In the sunlight conditions, the ambient light enters the LED street lamps through the reflection of the road surface, so that the LED street lights can generate a response current during the day even though they do not emit light. When a car enters the sensing region of individual street lights, it interferes with the light environment, and the interference signal can be captured by the LED. Utilizing existing street lighting systems to achieve visible light sensing can help to realize smart traffic.

Iii LED-based VLS

Recently, with the development of visible light communications, much attention has been paid to LEDs as the VLC receivers and VLS sensors [6, 2, 3]. The outdoor lighting system extensively uses LED street lights as light sources, which provides the natural hardware basis of sensors, thereby reducing the cost of the sensing system.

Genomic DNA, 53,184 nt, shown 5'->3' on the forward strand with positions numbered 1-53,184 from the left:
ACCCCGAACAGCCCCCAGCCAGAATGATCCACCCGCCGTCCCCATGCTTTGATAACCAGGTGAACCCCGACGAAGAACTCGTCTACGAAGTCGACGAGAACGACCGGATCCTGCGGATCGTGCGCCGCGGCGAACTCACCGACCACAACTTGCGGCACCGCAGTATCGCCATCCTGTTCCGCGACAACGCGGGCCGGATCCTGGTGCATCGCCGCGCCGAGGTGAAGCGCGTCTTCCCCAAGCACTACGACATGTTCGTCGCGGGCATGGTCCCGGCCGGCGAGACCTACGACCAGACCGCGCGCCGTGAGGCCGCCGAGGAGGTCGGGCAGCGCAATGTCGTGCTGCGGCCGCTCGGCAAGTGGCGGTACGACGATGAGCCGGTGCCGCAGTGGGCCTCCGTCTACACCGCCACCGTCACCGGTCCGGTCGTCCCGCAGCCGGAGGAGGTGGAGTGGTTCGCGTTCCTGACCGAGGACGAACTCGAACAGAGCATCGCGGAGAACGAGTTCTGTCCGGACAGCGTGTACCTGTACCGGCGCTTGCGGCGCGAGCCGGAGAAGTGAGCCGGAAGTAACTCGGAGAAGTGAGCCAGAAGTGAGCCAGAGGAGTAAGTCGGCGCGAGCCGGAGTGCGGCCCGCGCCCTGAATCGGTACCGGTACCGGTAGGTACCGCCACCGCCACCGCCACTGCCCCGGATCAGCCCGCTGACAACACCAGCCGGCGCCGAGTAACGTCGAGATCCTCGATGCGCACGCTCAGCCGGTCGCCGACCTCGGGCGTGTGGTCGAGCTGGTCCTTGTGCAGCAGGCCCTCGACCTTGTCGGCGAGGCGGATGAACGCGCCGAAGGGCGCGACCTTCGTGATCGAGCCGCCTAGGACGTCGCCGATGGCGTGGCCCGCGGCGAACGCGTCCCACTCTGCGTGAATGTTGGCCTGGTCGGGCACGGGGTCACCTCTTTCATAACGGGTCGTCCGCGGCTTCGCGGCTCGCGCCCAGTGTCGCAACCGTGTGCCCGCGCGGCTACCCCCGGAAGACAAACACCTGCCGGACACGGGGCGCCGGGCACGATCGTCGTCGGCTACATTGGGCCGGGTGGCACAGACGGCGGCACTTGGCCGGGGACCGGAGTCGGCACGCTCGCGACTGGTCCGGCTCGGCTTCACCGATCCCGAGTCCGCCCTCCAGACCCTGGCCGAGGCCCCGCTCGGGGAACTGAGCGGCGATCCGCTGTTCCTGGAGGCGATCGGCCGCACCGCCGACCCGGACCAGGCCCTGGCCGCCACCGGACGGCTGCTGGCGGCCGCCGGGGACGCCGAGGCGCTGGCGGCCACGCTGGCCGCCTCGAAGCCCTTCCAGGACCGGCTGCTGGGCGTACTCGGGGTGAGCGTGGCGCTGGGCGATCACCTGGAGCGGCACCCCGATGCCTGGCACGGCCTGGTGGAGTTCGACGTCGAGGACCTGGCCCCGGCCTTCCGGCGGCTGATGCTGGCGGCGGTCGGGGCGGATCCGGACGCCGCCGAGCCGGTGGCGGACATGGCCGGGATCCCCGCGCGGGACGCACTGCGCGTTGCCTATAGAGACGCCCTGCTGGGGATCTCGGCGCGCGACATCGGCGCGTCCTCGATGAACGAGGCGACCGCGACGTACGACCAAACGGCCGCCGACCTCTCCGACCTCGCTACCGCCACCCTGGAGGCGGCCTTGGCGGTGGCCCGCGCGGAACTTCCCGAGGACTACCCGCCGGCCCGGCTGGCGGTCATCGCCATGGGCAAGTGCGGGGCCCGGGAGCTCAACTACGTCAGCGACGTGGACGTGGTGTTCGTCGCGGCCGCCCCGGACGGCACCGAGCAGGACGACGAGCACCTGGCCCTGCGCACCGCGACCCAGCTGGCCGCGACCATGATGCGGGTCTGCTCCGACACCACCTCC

Iii-a LED Street Light Sensing

The photodetector is an important part of visible light sensing. It can convert optical signals into electrical signals. We have tested the relationship between the LED response current and the illuminance over the surface of the LED array. As shown in Fig. 2, when the reverse current of the LED is not saturated, the LED response current is approximately proportional to the incident light intensity.

Fig. 2: Measured response voltage versus injected light intensity.

Therefore, we can obtain the information of the ambient light intensity through the LED’s response current, and then use the change of the ambient light intensity information to infer the state of the traffic flow on the road.

Iii-B Single Sensing Unit

We have developed a sensing unit that consists of a LED chip array from a street light, a fish-eye lens and a sampling circuit.

Iii-B1 Signal Smoothing

The raw readout of the response current signal is not smooth. The amplitude of the noise is very small relative to the outdoor light intensity. So we use the averaged data to analyze the signal state of traffic flow.